The most important change has been the debut of the Green Line Light Rail, which runs from downtown to downtown along University. The light rail has smashed ridership projections and has spurred a wave of transit oriented development in just a year of operation. The line has a stop at Snelling Avenue that is just a block away from the bus barn site. Every single professional and college sports facility in the Twin Cities is located along the Green Line, and Minnesota sports fans are well accustomed to taking the train to games. This past fall and winter, up to 25% of Vikings fans took the light rail to games at the University’s TCF Bank Stadium.
Next spring, Snelling Avenue will be getting its own mass transit treatment in the form of the Twin Cities’ first Arterial Bus Rapid Transit (aBRT) line. Named the A-Line, the bus will run from Roseville to the Blue Line LRT at the 46th street station. The A-Line service should provide a north-south transit axis to match the Green Line’s east-west service. The bus barn site is located just steps from where these two lines will cross.
Additionally, just a few blocks south is the 21 bus, which runs from downtown Saint Paul to the booming Uptown neighborhood of Minneapolis, passing through neighborhoods of just about every ethnicity and income level in the process. It has the second highest ridership of any bus route in the Twin Cities.
To cap it all off and add to the transit service, the bus barn site directly borders I-94, which runs in between downtown Minneapolis and Saint Paul. Like most midwestern cities, the tendrils of the highway connect just about every part of the metro area.
Illustrated: The Green Line LRT, A-Line aBRT (yellow), and 21 bus route (tan).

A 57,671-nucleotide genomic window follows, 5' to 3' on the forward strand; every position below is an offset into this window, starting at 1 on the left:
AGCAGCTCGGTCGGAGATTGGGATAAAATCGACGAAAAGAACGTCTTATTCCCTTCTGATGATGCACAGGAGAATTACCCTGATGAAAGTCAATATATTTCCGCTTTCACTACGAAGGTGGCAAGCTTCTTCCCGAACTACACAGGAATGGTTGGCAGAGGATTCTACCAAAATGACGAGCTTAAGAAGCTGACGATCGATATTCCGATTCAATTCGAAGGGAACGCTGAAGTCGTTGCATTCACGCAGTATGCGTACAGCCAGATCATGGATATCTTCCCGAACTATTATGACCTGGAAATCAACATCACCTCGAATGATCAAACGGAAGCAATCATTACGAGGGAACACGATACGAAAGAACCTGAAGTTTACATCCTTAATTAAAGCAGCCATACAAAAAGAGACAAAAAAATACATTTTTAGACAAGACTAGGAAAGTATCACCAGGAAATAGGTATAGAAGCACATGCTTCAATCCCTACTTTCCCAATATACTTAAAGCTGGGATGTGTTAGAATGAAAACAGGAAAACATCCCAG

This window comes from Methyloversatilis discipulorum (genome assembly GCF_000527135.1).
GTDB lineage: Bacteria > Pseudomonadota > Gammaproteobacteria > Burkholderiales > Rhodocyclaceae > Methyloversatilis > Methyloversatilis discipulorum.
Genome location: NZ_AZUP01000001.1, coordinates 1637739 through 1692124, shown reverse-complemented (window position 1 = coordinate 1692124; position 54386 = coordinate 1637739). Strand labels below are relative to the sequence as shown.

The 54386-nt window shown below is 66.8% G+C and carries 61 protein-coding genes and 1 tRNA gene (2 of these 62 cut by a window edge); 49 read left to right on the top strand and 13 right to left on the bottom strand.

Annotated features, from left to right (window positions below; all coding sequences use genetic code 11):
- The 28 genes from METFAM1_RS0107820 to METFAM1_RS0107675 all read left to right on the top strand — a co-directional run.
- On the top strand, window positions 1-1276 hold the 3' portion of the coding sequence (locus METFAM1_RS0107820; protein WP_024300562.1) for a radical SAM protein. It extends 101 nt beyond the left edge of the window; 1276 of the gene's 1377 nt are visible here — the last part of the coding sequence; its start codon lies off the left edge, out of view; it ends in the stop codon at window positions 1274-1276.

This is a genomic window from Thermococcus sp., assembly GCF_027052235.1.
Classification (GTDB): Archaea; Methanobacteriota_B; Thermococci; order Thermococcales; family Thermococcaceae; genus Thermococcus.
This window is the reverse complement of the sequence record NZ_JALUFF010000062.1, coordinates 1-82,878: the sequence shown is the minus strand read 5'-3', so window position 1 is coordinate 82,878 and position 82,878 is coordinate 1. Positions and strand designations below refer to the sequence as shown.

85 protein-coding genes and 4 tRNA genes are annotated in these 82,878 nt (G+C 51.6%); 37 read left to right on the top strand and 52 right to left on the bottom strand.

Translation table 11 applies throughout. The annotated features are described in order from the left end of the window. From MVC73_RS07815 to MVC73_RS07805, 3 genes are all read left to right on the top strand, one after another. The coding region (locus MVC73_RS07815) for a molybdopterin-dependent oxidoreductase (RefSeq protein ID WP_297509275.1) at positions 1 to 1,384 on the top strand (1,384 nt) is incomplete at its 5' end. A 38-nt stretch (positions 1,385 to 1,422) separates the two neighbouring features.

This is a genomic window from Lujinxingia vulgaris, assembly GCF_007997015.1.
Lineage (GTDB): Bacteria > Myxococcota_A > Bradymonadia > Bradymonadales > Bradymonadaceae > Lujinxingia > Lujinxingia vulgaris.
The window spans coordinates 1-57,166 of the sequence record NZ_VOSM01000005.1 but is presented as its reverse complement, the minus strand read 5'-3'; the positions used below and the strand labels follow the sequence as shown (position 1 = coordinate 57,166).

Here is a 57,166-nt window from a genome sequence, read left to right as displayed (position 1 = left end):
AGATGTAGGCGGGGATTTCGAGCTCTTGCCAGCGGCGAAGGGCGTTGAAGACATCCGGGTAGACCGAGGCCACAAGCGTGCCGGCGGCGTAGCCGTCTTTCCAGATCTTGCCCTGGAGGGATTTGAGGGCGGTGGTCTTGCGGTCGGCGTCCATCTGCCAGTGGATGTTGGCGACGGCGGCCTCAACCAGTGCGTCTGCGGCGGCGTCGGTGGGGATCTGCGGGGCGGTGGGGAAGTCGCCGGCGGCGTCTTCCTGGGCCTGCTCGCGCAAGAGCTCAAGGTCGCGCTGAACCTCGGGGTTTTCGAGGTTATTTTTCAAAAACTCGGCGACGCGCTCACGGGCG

Despite the clear potential of the Midway area, development has been slow, in large part because of what is already there. The Snelling-94-University intersection is one of the busiest in the state (although it’s unclear just where it ranks) and the constant congestion can be a downside. The constant roar of the highway also hurts the values of the land adjacent. And the huge lot sizes that prop up the big box/strip mall development are hard to sell and develop.
When Minnesota United FC first looked at the bus barn as a potential stadium site, it is believed that the city and the Metropolitan Council (the owner of the land) were not tremendously receptive to the idea because they hoped to put the land on the market and develop it. But good plans for the area have not come as quickly as was hoped, and a study argued that the gap between what would need to be done at the site and what developers would pay was substantial. With little redevelopment progress two years later, the city and the transit agency have come to see a stadium as a possible answer to some of the site’s problems. An excellent case for this view was made Chris Iverson on the local urban policy website Streets.mn.
As this website has covered in the past, stadiums tend to be poor development drivers. That said, this writer has also written optimistically that some issues that stadium’s bring can be overcome with better design.